"Thank you all!", Trump tweeted.
The resignations came after Trump was criticized for his response to the violence at white supremacist events in Charlottesville, Va., over the weekend. However, he shocked many on Tuesday when he delivered an unscripted speech in NY that blamed the violence on more than the supremacy groups that convened in Charlottesville and said there were "nice" people on both sides.
A White House official downplayed the importance of the manufacturing council and a separate policy and strategy forum featuring corporate leaders.
After his remarks, a fifth member of his manufacturing panel resigned: AFL-CIO President Richard Trumka, who said in a statement, "We can not sit on a council for a president who tolerates bigotry and domestic terrorism".
And General Electric said in a statement that it had "no tolerance for hate, bigotry or racism" while adding that Jeff Immelt, the company's chairman and recently retired chief executive, would also continue to advise the president.
Trump's statement calling out hate groups such as the KKK, neo-Nazis and white supremacists hardly deterred the CEO from putting forward his resignation. But via Twitter Paul announced that he would resign, saying: "I'm resigning from the Manufacturing Jobs Initiative because it's the right thing for me to do".
"Racism and murder are unequivocally reprehensible and are not morally equivalent to anything else that happened in Charlottesville", CEO Denise Morrison said. And if they do, are new CEOs going to be eager to step in?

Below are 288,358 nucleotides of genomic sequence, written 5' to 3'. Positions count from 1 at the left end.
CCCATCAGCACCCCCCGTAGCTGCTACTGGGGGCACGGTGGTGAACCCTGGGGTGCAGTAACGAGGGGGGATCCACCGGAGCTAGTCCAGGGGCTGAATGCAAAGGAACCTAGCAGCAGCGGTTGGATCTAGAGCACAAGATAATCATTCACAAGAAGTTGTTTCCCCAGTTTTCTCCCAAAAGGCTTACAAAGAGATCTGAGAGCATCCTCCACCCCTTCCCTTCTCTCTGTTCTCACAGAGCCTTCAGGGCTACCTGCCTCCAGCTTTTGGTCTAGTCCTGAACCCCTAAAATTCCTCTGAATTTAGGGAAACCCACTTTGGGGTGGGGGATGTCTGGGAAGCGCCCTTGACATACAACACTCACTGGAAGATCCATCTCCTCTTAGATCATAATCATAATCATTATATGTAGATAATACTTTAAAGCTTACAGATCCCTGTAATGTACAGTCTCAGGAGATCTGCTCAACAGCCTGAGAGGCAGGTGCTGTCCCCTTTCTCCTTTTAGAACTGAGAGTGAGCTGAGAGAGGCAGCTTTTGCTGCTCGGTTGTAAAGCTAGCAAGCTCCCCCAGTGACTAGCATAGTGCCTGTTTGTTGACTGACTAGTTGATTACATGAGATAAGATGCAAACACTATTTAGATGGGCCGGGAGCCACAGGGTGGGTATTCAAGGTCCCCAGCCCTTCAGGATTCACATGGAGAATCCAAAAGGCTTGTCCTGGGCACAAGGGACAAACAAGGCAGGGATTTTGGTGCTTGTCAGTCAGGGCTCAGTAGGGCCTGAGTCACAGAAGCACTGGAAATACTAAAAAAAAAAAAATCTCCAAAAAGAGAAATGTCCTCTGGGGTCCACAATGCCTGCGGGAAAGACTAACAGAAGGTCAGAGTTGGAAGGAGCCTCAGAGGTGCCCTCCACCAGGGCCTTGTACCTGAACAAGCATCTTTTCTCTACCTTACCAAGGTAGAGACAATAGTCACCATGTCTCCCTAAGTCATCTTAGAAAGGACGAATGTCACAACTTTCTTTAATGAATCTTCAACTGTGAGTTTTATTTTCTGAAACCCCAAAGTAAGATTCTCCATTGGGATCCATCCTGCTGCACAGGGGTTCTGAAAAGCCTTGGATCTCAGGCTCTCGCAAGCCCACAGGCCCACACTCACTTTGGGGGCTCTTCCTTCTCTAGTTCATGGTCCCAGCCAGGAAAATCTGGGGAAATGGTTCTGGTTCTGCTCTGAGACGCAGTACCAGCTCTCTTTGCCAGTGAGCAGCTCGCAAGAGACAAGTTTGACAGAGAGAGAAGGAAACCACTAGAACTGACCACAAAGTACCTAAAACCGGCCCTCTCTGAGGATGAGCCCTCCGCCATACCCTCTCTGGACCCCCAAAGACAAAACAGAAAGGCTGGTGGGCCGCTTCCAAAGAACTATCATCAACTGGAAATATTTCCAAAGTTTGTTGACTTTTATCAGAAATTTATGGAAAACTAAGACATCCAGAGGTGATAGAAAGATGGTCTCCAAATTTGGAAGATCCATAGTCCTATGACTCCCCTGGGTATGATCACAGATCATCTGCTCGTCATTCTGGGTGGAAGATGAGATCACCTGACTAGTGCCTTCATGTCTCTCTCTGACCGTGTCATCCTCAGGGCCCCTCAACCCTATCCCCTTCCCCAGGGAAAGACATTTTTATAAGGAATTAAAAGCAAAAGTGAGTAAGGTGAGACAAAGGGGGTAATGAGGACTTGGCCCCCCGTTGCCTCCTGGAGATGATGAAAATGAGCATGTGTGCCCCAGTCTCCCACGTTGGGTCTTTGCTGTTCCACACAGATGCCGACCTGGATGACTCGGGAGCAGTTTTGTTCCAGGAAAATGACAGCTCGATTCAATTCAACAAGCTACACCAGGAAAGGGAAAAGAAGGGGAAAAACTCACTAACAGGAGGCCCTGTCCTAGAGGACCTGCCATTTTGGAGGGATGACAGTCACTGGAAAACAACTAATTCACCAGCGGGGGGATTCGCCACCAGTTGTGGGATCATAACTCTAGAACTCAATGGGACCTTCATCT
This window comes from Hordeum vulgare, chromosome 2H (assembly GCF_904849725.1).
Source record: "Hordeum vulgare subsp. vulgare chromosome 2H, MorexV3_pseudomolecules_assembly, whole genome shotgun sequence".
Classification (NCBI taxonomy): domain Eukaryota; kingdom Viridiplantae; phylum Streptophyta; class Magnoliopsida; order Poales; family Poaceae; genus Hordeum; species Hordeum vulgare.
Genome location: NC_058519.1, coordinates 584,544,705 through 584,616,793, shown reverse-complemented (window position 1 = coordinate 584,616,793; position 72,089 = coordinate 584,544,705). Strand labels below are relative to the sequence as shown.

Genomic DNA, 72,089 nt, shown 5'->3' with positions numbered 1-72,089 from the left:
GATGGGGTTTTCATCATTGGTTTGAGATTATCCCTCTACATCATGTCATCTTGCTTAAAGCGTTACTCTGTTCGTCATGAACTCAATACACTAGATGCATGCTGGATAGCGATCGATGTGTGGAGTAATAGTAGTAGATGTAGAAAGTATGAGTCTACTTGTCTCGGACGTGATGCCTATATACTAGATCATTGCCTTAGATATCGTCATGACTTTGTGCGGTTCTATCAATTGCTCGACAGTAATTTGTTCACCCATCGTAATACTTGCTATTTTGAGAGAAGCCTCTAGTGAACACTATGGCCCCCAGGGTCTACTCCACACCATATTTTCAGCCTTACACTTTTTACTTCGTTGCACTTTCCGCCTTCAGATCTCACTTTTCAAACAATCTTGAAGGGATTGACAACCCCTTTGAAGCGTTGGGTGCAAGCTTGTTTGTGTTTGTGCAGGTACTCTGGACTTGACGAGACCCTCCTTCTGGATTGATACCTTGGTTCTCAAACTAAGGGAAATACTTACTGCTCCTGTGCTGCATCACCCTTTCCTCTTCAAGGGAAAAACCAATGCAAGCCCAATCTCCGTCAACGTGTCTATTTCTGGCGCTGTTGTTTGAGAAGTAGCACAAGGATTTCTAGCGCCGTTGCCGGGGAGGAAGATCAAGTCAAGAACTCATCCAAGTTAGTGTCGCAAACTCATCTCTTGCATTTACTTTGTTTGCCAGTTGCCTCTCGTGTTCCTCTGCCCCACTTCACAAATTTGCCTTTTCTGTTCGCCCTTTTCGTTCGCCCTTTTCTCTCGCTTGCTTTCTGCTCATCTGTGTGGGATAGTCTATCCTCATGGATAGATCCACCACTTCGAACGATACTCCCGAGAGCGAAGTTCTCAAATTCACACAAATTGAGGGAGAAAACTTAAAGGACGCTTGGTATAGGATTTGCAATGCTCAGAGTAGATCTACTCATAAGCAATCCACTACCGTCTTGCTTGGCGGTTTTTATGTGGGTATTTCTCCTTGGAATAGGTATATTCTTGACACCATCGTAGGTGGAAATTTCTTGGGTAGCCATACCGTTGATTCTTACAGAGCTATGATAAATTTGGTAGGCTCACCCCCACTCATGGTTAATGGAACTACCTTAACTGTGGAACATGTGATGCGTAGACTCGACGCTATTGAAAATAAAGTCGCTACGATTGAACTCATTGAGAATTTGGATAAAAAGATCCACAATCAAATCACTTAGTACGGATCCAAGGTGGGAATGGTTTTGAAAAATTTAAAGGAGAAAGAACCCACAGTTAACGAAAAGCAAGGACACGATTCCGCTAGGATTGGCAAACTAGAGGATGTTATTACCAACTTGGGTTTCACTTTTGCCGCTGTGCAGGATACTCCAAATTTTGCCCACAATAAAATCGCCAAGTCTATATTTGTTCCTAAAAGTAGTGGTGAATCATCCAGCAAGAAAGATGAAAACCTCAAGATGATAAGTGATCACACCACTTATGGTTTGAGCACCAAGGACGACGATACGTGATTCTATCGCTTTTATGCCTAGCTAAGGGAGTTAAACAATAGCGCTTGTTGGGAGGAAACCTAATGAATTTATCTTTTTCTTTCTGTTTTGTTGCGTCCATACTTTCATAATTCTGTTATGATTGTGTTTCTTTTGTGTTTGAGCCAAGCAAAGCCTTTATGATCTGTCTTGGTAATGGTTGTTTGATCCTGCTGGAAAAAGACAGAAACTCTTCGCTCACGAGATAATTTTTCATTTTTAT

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"We can not sit on a council for a president who tolerates bigotry and domestic terrorism".
Frazier, chief executive of Merck, is the latest CEO to resign from one of the president's advisory councils.
Like several other corporate leaders, Alex Gorsky, chairman and CEO of Johnson & Johnson, said that intolerance and racism have no place in USA society but that he meant to stay on the manufacturing council. Trump had originally condemned violence "on many sides" over the issue (a statement which drew rebukes from both Democrats and Republicans).
Merck chief executive Kenneth Frazier was the first to depart the council Monday, followed by Intel Corp. "Our company has long fostered an environment of acceptance and tolerance in the workplace", a company spokeswoman said.
Tesl and SpaceX CEO Elon Musk, who advocates clean energy, resigned from the manufacturing initiative and a separate economic advisory group in June after Trump pulled the United States out of the Paris climate agreement.
"While the AFL-CIO will remain a powerful voice for the freedoms of working people, there are real questions into the effectiveness of this council to deliver real policy that lifts working families".
Color of Change, a racial justice organization, has launched a campaign called #QuitTheCouncil.
Whirlpool will stay on the council.
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